China unveils new leadership, dominated by key Xi Jinping allies

The Chinese President Xi Jinping vowed to "work diligently" after securing a historic third term as China's leader.

October 23, 2022 10:04 am | Updated 07:51 pm IST - Beijing:

New Politburo Standing Committee members Xi Jinping, Li Qiang, Zhao Leji, Wang Huning, Cai Qi, Ding Xuexiang and Li Xi meet the media following the 20th National Congress of the Communist Party of China, in Beijing on October 23, 2022

New Politburo Standing Committee members Xi Jinping, Li Qiang, Zhao Leji, Wang Huning, Cai Qi, Ding Xuexiang and Li Xi meet the media following the 20th National Congress of the Communist Party of China, in Beijing on October 23, 2022 | Photo Credit: Reuters

Chinese leader Xi Jinping began his unprecedented third five-year term on October 23, 2022 in even firmer control of the ruling Communist Party after filling the newly announced Politburo Standing Committee (PBSC) with all of his allies.

As many as four allies of Mr. Xi (69) were on October 23, 2022 appointed to the PBSC that was announced after the first meeting of the new Central Committee, which was unveiled on October 22, 2022 following the conclusion of the week long CPC congress.

With two other allies continuing on the PBSC, this marks an unprecedented clean sweep of all seven positions on the all-powerful body, a first in Chinese Communist Party politics where power in the past was shared between different party factions, an arrangement shattered by Mr. Xi.

Also read | Profile: Xi Jinping | The princeling’s next decade

Mr. Xi introduced the new leadership to the media on October 23, 2022, in order of rank as Li Qiang, the former party chief in Shanghai; Zhao Leji, former head of the Central Commission for Discipline Inspection (CCDI); Wang Huning, the ideology czar; Cai Qi, the former Beijing party chief; Ding Xuexiang, Mr. Xi’s chief of staff; and Li Xi, the party chief in the key economic powerhouse province of Guangdong.

Second-ranked Mr. Li is likely to take over from outgoing Premier Li Keqiang as the new Premier in March despite criticism of the draconian Shanghai lockdown earlier this year, a sign seen by some observers as reaffirmation of the “zero-COVID” regime, while Mr. Zhao is likely to head the National People’s Congress, or Parliament. Mr. Li was on Saturday appointed as the new head of the powerful CCDI, the anti-corruption agency.

Introducing the leadership, Mr. Xi said, “we will not be daunted by high winds, choppy waters or dangerous storms.” The CPC, he said, “can only become invincible if it remains committed to self-reform”.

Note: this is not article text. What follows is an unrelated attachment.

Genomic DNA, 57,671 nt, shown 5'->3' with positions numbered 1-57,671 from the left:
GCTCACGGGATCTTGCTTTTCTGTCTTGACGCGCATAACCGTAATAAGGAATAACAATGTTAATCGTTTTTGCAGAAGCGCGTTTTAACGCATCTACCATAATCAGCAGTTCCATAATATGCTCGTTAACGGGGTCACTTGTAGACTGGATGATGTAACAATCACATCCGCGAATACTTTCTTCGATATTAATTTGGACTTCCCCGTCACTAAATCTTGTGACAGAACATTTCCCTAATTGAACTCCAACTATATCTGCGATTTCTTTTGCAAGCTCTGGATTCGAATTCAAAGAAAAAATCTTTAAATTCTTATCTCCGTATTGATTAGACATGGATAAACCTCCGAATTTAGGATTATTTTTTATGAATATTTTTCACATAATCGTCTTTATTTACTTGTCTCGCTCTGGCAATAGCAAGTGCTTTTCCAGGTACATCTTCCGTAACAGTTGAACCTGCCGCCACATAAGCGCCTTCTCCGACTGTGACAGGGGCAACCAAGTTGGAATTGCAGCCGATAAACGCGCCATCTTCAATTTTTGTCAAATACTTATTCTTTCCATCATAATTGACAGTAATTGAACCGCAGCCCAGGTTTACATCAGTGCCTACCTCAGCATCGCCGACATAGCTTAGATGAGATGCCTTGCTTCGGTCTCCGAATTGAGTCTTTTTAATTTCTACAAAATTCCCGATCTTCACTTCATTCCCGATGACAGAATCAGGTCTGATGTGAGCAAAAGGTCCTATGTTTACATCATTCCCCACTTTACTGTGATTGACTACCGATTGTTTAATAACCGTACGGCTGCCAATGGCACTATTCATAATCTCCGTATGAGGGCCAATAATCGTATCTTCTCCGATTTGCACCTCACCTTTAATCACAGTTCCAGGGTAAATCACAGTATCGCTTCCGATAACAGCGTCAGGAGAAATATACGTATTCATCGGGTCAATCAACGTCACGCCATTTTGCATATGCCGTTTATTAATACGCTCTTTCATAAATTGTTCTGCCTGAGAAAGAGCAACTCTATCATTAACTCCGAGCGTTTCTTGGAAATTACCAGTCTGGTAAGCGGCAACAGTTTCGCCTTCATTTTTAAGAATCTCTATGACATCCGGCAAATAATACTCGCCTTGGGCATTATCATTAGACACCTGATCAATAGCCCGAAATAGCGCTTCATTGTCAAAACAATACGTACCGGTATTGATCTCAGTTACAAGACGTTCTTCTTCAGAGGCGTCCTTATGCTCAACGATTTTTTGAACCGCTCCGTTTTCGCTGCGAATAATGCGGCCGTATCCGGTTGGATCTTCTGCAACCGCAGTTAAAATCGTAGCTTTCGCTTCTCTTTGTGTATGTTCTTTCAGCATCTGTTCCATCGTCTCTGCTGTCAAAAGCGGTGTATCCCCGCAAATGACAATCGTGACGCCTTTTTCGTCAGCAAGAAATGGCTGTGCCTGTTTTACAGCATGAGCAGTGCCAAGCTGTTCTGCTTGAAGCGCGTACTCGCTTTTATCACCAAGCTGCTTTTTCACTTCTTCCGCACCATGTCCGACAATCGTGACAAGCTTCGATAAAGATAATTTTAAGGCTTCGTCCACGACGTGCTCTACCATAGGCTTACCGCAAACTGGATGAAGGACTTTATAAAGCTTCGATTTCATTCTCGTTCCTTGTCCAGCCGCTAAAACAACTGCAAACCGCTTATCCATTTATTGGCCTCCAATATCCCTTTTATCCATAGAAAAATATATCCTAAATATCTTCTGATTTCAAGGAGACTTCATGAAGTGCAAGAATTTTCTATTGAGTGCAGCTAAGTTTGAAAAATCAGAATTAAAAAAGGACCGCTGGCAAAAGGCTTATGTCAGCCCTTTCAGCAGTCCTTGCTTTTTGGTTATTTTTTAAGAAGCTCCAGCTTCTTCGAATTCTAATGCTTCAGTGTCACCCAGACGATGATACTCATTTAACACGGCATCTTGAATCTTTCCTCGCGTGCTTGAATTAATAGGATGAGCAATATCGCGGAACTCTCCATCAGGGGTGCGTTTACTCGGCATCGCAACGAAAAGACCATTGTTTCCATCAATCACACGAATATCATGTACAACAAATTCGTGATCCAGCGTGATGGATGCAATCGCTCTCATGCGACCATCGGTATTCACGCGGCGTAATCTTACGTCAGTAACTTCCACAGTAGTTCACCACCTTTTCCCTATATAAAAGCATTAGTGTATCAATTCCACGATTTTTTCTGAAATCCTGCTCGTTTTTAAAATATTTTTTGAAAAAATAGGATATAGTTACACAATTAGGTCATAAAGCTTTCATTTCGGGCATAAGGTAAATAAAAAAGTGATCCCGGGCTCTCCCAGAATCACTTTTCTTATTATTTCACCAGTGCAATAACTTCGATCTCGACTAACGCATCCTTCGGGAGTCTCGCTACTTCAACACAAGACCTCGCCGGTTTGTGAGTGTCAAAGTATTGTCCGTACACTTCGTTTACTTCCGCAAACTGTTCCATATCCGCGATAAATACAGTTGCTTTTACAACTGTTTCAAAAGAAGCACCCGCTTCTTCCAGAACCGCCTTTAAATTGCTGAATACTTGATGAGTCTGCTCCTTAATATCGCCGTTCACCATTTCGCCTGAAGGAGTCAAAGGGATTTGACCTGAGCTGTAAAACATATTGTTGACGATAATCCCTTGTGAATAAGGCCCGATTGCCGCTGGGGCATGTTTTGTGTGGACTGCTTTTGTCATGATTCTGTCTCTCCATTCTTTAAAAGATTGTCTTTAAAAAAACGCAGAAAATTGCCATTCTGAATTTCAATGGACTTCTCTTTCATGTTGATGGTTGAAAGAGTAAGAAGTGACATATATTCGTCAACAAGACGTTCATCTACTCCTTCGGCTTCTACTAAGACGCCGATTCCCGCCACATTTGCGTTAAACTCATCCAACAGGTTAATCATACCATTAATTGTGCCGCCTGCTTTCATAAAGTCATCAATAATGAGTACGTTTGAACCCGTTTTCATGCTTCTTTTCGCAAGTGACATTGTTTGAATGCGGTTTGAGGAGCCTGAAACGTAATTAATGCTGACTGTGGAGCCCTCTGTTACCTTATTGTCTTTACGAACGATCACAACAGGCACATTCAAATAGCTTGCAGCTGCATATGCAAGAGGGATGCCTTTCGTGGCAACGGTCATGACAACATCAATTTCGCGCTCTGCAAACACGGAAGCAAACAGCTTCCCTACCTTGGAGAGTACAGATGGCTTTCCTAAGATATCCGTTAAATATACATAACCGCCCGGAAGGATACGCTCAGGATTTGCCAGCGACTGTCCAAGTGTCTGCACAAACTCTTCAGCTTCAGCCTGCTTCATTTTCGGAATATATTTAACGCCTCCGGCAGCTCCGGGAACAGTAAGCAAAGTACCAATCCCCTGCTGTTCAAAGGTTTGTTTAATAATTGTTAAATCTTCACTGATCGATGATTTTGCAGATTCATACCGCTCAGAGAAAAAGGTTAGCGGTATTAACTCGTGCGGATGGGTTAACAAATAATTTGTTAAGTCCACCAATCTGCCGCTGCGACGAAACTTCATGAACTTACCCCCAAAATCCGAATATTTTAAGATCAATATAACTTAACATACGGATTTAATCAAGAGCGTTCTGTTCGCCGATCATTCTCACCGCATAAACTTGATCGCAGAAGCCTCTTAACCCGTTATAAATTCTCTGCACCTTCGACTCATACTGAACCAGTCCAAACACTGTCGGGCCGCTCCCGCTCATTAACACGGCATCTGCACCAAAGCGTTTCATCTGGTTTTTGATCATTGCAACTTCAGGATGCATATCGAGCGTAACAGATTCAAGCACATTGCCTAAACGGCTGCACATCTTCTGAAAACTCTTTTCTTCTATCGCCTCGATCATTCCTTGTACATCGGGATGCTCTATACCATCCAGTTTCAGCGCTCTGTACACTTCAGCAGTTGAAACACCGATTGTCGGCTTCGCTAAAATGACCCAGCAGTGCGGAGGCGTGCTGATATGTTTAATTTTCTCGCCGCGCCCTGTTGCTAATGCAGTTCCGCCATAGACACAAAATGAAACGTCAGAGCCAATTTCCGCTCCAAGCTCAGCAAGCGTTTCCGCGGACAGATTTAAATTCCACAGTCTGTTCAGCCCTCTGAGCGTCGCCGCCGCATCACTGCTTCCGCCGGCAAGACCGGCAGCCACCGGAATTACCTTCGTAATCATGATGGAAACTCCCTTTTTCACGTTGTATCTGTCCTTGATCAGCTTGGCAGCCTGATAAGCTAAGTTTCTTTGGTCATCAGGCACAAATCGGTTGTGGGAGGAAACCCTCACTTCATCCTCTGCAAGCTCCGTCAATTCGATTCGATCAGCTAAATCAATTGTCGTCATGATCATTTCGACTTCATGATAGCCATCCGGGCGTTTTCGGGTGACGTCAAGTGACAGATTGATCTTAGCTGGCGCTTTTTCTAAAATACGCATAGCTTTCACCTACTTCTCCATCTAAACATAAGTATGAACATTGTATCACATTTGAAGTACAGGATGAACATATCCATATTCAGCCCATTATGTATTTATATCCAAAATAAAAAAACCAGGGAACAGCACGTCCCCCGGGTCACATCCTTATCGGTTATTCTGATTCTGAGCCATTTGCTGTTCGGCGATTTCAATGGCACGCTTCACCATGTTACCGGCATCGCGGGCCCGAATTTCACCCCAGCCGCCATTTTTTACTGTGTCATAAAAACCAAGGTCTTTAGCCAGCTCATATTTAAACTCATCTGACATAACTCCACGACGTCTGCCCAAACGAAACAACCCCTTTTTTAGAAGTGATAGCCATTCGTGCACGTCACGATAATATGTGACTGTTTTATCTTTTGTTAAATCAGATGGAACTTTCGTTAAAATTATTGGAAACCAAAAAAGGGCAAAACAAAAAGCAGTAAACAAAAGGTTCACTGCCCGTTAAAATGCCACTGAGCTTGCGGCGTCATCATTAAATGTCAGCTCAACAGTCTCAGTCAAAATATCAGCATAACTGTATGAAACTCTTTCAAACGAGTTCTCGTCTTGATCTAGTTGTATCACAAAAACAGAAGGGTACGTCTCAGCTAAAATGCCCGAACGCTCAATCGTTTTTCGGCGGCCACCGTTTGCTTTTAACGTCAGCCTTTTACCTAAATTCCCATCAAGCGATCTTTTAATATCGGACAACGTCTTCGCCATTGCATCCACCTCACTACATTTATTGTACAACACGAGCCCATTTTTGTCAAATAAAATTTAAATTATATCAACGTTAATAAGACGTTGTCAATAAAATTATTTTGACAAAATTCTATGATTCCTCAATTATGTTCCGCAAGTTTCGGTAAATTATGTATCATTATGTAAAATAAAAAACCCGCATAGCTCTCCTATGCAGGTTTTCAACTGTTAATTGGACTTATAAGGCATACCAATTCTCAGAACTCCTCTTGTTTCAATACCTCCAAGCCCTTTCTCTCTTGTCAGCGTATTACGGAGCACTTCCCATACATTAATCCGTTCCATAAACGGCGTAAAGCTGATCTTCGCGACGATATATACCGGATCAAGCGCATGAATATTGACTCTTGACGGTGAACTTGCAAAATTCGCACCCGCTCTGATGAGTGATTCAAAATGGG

“The world is grappling with unprecedented challenges,” he said. "Just as China cannot develop in isolation from the world, the world needs China for its development,” he added, noting that the Chinese economy, which grew only 0.4% in the second quarter, has been weighed down by COVID lockdowns, and presents Mr. Xi his biggest domestic challenge, still had “great resilience”.

The CPC also named its 24 member Politburo. Foreign Minister Wang Yi (69) promotion to the body suggests he will take over as top diplomat from retiring Yang Jiechi, while the appointment of He Lifeng suggests he will be Mr. Xi’s new economic czar and in charge of shaping economic policy. There were no women in the entire Politburo, a first in 25 years.

The CPC congress, a usually tightly choreographed affair, concluded on Saturday with two surprises, both of which underlined Mr. Xi’s dominance A frail-looking former leader Hu Jintao (79), once a power centre in the party in his own right and more recently known to be in ill-health, was unexpectedly escorted off stage.

The second surprise was the exclusion of former Premier Li Keqiang and formerly fourth-ranked PBSC member Wang Yang - both allies of Mr. Hu - from the new Central Committee that was announced at the congress. Their early retirements paved the way for Sunday’s clean sweep of the Party’s highest body for Mr. Xi and his allies.

China’s Next Leaders

In the top-ranking Politburo Standing Committee, all six leaders share close personal and long-standing ties with Mr. Xi. Second-ranked Li Qiang (63) worked as Mr. Xi’s chief of staff in Zhejiang Province where he was Party chief in the mid-2000s.

Zhao Leji (62) like Mr. Xi has roots in Shaanxi Province and more recently led Mr. Xi’s anti-corruption crackdown, which also eliminated many of his rivals, as head of the CCDI. Wang Huning (67) has served as Mr. Xi’s key ideological czar - he also served former leaders Jiang Zemin and Hu Jintao - and is seen as the brains behind many of Mr. Xi’s campaigns and as his top speechwriter. Cai Qi (67) served as the director of Mr. Xi’s office when he served in the province of Fujian, and more recently as the Director of the General Office of the National Security Committee.

Ding Xuexiang (60), the youngest member of the new PBSC, served as Mr. Xi’s chief of staff as Director of the General Office of the Party Central Committee, its key nodal body. He also served as Mr. Xi’s chief of staff when he was the party secretary of Shanghai province, and in the previous term, both Mr. Ding and Mr. Wang regularly accompanied Mr. Xi on all of his foreign travels.

Li Xi (66), who takes over as head of the CCDI, has family ties with Mr. Xi going back to the 1980s, when he worked for Li Ziqi, a close associate and friend of Mr. Xi’s father, Xi Zhongxun. He was later the party secretary of the former revolutionary base of Yan’an, which also has close links with the Xi family.

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